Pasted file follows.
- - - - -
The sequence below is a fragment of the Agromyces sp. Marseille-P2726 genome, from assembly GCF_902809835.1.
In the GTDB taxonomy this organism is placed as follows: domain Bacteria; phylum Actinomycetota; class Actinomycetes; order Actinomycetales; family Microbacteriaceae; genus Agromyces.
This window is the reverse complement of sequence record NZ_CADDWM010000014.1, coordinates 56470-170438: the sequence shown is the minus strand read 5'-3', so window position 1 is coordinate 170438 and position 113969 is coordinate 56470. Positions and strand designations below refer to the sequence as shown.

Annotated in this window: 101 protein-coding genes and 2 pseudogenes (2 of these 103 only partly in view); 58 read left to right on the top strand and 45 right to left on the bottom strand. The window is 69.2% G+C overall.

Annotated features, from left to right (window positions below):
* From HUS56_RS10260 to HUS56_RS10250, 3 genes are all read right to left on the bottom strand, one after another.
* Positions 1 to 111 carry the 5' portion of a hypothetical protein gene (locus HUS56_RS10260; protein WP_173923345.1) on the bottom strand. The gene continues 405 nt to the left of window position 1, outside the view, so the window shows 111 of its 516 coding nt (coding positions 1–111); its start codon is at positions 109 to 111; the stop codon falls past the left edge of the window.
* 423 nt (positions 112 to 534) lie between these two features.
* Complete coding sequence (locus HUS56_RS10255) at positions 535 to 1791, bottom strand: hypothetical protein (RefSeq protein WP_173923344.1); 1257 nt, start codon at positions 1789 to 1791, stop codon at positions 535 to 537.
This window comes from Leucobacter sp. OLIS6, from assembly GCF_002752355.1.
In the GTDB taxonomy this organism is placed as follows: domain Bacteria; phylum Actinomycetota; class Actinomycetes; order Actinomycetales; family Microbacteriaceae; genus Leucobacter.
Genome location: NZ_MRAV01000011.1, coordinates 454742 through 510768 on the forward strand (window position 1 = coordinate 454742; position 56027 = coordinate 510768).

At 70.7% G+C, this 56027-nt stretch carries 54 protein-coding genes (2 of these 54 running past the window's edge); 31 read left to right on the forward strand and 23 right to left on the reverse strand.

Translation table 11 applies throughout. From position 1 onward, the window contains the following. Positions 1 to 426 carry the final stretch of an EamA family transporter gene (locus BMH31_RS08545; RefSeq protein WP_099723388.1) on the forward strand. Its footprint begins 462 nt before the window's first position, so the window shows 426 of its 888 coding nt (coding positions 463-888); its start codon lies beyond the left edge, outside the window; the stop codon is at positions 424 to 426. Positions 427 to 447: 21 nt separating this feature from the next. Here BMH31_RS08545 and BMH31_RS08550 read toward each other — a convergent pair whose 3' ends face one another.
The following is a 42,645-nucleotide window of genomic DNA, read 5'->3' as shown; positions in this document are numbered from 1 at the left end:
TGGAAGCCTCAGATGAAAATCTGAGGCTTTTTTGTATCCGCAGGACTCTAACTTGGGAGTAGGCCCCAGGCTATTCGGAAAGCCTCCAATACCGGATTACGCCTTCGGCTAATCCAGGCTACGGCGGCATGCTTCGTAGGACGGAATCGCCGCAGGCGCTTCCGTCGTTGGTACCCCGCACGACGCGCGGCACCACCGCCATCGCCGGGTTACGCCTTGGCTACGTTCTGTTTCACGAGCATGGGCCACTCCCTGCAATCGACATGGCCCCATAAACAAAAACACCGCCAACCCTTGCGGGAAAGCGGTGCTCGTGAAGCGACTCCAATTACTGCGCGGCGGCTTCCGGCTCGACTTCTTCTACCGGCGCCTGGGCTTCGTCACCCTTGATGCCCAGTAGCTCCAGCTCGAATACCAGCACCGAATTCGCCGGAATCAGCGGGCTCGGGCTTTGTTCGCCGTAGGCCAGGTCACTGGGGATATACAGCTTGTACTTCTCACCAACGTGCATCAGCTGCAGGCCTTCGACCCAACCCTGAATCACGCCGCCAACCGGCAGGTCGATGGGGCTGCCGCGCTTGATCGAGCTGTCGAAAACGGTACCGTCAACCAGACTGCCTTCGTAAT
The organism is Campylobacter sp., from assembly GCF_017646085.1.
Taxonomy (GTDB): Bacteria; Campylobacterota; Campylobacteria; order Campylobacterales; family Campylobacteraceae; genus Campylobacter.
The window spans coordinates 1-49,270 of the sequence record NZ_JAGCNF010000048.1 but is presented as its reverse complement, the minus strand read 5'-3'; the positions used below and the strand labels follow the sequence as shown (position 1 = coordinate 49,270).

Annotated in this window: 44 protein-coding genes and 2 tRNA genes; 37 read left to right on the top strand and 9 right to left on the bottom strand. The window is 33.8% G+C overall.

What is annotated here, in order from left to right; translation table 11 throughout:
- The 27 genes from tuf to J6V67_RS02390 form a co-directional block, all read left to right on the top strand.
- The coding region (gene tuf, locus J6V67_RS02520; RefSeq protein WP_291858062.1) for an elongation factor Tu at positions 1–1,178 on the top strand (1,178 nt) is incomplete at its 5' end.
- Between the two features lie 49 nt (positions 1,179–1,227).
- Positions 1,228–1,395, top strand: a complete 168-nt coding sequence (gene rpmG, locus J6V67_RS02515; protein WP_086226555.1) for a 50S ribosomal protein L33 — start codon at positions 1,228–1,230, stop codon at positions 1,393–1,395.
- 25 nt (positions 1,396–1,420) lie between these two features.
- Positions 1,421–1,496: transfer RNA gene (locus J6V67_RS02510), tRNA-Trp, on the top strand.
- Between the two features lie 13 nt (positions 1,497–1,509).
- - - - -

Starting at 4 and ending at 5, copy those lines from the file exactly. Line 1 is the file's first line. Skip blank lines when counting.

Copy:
Annotated in this window: 101 protein-coding genes and 2 pseudogenes (2 of these 103 only partly in view); 58 read left to right on the top strand and 45 right to left on the bottom strand. The window is 69.2% G+C overall.

Annotated features, from left to right (window positions below):